My latest book UFO Drawings from The National Archives is published by Four Corners books on 18 September.
From 2009-2013 I acted as curator for the special project that involved the transfer of 210 surviving files from the MoD’s archives into the public domain.
The striking images in the new book were sourced from these and an older collection of UFO files, some dating back to the Second World War, that have been opened to public inspection under the 30 year rule.
Some of the most remarkable drawings in the book were produced by schoolchildren. For example one lunchtime in October, 1977, ten Cheshire youngsters, aged seven to 11 years, saw an elliptical UFO hovering in trees beside the playground of Upton Primary School in Macclesfield, before it rose into the sky and vanished.
Their teacher, Mrs Hindmarsh, ushered the children inside and asked to draw what they had seen, separating them to ensure that no copying took place. The youngsters used pencils and coloured crayons to produce the images that ended up in a MoD file.
Their drawings are so clear and striking that I selected them as one the highlights of the book. In this case their teacher passed the dossier to Cheshire Police and the MoD’s UFO desk. In his covering letter the police officer said there was ‘a remarkable similarity in these sketches with regard to the UFO and its location between two trees’.
But this was just one example from a series of sightings made from schools during 1977. Another file contains drawings and letters sent to the MoD by youngsters and their teacher from North Wales earlier in the year.
‘We were playing at netball with Mrs Williams in the yard and she was showing us how to throw the ball into the net when I saw an object high in the sky.’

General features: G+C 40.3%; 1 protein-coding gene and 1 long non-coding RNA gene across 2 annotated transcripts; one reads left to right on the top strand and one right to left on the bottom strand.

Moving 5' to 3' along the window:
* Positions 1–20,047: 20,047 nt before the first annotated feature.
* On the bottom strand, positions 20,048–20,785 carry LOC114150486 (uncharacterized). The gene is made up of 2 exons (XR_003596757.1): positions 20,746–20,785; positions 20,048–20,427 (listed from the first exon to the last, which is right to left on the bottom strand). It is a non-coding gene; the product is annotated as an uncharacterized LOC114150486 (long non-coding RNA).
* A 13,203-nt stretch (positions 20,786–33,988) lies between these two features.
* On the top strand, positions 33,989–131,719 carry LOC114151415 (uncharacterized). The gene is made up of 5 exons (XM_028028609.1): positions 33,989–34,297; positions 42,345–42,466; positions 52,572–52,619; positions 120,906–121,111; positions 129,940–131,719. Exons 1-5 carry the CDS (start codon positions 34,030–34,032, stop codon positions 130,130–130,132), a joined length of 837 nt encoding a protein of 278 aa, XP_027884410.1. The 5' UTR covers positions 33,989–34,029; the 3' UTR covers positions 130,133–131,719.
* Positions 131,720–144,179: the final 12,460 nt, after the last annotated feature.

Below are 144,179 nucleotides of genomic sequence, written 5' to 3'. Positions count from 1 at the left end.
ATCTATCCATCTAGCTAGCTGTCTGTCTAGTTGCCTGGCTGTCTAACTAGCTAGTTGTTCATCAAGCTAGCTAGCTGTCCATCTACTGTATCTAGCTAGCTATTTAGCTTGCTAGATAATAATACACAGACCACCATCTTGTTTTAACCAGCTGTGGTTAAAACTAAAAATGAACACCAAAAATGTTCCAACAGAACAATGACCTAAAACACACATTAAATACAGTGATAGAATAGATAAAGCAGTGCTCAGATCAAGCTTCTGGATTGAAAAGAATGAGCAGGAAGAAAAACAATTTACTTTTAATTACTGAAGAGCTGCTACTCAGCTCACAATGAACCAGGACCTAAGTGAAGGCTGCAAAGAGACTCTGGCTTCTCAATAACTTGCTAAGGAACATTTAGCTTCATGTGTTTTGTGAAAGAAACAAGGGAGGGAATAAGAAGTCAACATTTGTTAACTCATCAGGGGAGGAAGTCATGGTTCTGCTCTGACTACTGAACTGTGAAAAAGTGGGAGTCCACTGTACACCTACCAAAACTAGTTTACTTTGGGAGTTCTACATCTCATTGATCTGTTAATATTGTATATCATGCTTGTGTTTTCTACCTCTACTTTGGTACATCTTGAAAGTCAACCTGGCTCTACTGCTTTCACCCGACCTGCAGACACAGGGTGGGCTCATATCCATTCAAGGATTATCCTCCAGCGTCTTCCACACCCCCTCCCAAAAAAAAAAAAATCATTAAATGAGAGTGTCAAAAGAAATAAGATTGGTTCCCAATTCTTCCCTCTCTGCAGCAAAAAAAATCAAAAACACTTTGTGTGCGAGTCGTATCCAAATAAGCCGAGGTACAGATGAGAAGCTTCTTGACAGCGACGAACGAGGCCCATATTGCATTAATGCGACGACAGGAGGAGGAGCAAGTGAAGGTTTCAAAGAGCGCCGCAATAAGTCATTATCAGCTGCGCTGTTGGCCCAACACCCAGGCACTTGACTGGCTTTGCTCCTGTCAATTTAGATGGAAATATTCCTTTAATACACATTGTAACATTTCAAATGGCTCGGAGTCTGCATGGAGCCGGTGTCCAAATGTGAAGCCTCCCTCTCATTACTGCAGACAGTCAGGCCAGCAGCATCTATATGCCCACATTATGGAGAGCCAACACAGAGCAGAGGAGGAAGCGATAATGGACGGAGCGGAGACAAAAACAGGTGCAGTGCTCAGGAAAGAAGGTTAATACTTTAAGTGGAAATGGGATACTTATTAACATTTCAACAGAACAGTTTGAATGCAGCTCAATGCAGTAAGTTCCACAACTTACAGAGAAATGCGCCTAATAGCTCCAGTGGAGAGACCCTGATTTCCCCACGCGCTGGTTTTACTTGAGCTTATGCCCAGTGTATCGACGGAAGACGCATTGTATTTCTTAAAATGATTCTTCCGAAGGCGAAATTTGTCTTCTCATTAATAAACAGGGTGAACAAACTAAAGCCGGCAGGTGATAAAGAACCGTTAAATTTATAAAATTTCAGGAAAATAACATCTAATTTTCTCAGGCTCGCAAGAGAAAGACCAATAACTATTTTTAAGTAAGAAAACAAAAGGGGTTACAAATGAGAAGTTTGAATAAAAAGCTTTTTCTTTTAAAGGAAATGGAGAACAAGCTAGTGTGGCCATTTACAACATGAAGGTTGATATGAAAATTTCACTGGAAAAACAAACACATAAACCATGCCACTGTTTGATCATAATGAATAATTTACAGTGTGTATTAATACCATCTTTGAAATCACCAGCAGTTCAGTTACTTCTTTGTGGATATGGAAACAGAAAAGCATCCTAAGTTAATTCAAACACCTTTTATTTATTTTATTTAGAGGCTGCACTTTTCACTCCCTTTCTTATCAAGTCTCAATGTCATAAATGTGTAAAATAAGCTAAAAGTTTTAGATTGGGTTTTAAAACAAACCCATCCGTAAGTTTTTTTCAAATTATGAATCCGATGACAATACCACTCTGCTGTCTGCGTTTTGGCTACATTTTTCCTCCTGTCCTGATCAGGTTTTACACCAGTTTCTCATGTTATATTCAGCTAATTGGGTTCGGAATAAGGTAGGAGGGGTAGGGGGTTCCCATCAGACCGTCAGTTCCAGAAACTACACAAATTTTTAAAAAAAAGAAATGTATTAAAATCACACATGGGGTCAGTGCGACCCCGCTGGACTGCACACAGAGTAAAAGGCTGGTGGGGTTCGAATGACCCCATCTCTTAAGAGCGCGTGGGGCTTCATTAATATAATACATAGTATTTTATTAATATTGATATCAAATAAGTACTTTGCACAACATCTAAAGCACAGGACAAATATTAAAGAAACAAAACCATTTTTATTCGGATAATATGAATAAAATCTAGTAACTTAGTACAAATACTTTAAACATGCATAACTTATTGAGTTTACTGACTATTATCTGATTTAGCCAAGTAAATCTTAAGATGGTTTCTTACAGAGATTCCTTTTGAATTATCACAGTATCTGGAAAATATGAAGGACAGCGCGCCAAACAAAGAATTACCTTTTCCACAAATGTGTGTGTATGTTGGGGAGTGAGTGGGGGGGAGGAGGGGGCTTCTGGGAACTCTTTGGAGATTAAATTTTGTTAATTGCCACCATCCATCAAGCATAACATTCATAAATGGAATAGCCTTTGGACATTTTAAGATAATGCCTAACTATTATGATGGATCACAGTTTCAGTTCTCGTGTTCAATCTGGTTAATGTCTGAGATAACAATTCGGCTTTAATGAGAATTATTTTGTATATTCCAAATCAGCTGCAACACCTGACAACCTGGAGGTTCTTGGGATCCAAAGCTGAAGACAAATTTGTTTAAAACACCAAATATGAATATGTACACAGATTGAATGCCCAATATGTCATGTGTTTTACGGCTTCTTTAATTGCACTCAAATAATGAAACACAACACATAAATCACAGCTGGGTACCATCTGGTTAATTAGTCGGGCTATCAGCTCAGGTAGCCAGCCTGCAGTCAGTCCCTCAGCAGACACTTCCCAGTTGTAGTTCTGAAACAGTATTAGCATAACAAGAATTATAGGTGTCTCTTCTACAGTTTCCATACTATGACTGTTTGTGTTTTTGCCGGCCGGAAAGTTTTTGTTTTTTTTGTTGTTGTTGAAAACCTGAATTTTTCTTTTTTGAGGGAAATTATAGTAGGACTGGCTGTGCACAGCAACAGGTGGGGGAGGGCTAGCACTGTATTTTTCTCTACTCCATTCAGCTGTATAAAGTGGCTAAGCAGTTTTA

In immaculate handwriting, ten-year-old Gwawr Jones reported her UFO experience in a letter addressed to RAF Valley in North Wales.
Her letter, endorsed by the teacher, arrived with a collection of drawings showing an identical flying saucer, produced by her schoolpals.
‘I shouted at the others and they looked up and saw it,’ the account continued. ‘It had a black dome on top and a silver cigar-shaped base. It was travelling smoothly across the sky in a northerly direction. It remained in our sight for about 3 minutes. Then it went behind the only cloud in the sky and reappeared again for about 1 minute, then disappeared’.
Gwawr was one of nine youngsters, aged 8-11 years, who saw the silent object from Rhosybol School in Anglesey, North Wales, on the afternoon of Wednesday, 16 February 1977. Their teacher, Mair Williams, told the Western Mail: ‘It was a really bright afternoon and the object was flying very high towards Bull Bay…I took the children back into school separated them and then told them to draw what they had seen. It was really astonishing – their drawings were all similar. I never believed in these things until I saw this!’
These extraordinary stories were among dozens that reached the MoD’s UFO desk, S4 (Air) in 1977. A covering note, from RAF Valley, adds ‘[we] can offer no positive explanation or identification’.
Viewed in isolation, this story would appear much like the other 435 sightings logged by the British government half a century ago. But with the benefit of hindsight it is just one of a previously unnoticed cluster of eerily similar experiences reported by small groups of unrelated schoolchildren, in the space of six months.